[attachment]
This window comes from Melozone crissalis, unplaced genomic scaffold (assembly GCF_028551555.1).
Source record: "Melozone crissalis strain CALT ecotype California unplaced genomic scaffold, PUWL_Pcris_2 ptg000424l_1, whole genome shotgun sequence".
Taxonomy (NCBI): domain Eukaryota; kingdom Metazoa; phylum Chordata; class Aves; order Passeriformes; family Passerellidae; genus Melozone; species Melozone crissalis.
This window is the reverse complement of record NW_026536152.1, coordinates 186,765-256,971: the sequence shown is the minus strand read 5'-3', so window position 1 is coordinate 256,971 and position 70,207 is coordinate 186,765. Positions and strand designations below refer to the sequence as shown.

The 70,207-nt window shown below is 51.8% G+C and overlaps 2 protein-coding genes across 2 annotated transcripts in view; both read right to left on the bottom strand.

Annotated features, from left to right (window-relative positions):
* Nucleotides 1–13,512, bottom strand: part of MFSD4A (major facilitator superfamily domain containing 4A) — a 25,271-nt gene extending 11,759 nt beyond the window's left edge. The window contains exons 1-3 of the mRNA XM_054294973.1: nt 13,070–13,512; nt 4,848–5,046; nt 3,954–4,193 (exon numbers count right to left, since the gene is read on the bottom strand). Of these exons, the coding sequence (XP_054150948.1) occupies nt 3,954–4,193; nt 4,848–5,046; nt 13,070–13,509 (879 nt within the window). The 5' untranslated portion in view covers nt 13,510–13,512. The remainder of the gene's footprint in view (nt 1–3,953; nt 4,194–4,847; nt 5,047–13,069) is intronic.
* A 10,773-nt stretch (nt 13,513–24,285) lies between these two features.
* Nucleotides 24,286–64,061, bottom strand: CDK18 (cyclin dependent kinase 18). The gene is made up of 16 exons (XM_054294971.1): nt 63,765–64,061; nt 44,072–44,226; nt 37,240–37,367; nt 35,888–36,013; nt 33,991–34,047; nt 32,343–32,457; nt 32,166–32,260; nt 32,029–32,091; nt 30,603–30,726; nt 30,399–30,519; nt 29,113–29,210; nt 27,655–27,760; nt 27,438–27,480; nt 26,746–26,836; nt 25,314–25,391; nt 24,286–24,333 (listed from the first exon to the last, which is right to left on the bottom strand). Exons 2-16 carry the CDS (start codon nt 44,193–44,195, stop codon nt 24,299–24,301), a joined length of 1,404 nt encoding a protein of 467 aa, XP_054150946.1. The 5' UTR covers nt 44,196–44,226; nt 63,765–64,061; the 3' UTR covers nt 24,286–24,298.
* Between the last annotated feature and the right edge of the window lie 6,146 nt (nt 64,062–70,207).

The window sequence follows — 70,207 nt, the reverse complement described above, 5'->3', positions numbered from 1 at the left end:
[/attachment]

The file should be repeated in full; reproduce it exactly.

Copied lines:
This window comes from Melozone crissalis, unplaced genomic scaffold (assembly GCF_028551555.1).
Source record: "Melozone crissalis strain CALT ecotype California unplaced genomic scaffold, PUWL_Pcris_2 ptg000424l_1, whole genome shotgun sequence".
Taxonomy (NCBI): domain Eukaryota; kingdom Metazoa; phylum Chordata; class Aves; order Passeriformes; family Passerellidae; genus Melozone; species Melozone crissalis.
This window is the reverse complement of record NW_026536152.1, coordinates 186,765-256,971: the sequence shown is the minus strand read 5'-3', so window position 1 is coordinate 256,971 and position 70,207 is coordinate 186,765. Positions and strand designations below refer to the sequence as shown.

The 70,207-nt window shown below is 51.8% G+C and overlaps 2 protein-coding genes across 2 annotated transcripts in view; both read right to left on the bottom strand.

Annotated features, from left to right (window-relative positions):
* Nucleotides 1–13,512, bottom strand: part of MFSD4A (major facilitator superfamily domain containing 4A) — a 25,271-nt gene extending 11,759 nt beyond the window's left edge. The window contains exons 1-3 of the mRNA XM_054294973.1: nt 13,070–13,512; nt 4,848–5,046; nt 3,954–4,193 (exon numbers count right to left, since the gene is read on the bottom strand). Of these exons, the coding sequence (XP_054150948.1) occupies nt 3,954–4,193; nt 4,848–5,046; nt 13,070–13,509 (879 nt within the window). The 5' untranslated portion in view covers nt 13,510–13,512. The remainder of the gene's footprint in view (nt 1–3,953; nt 4,194–4,847; nt 5,047–13,069) is intronic.
* A 10,773-nt stretch (nt 13,513–24,285) lies between these two features.
* Nucleotides 24,286–64,061, bottom strand: CDK18 (cyclin dependent kinase 18). The gene is made up of 16 exons (XM_054294971.1): nt 63,765–64,061; nt 44,072–44,226; nt 37,240–37,367; nt 35,888–36,013; nt 33,991–34,047; nt 32,343–32,457; nt 32,166–32,260; nt 32,029–32,091; nt 30,603–30,726; nt 30,399–30,519; nt 29,113–29,210; nt 27,655–27,760; nt 27,438–27,480; nt 26,746–26,836; nt 25,314–25,391; nt 24,286–24,333 (listed from the first exon to the last, which is right to left on the bottom strand). Exons 2-16 carry the CDS (start codon nt 44,193–44,195, stop codon nt 24,299–24,301), a joined length of 1,404 nt encoding a protein of 467 aa, XP_054150946.1. The 5' UTR covers nt 44,196–44,226; nt 63,765–64,061; the 3' UTR covers nt 24,286–24,298.
* Between the last annotated feature and the right edge of the window lie 6,146 nt (nt 64,062–70,207).

The window sequence follows — 70,207 nt, the reverse complement described above, 5'->3', positions numbered from 1 at the left end: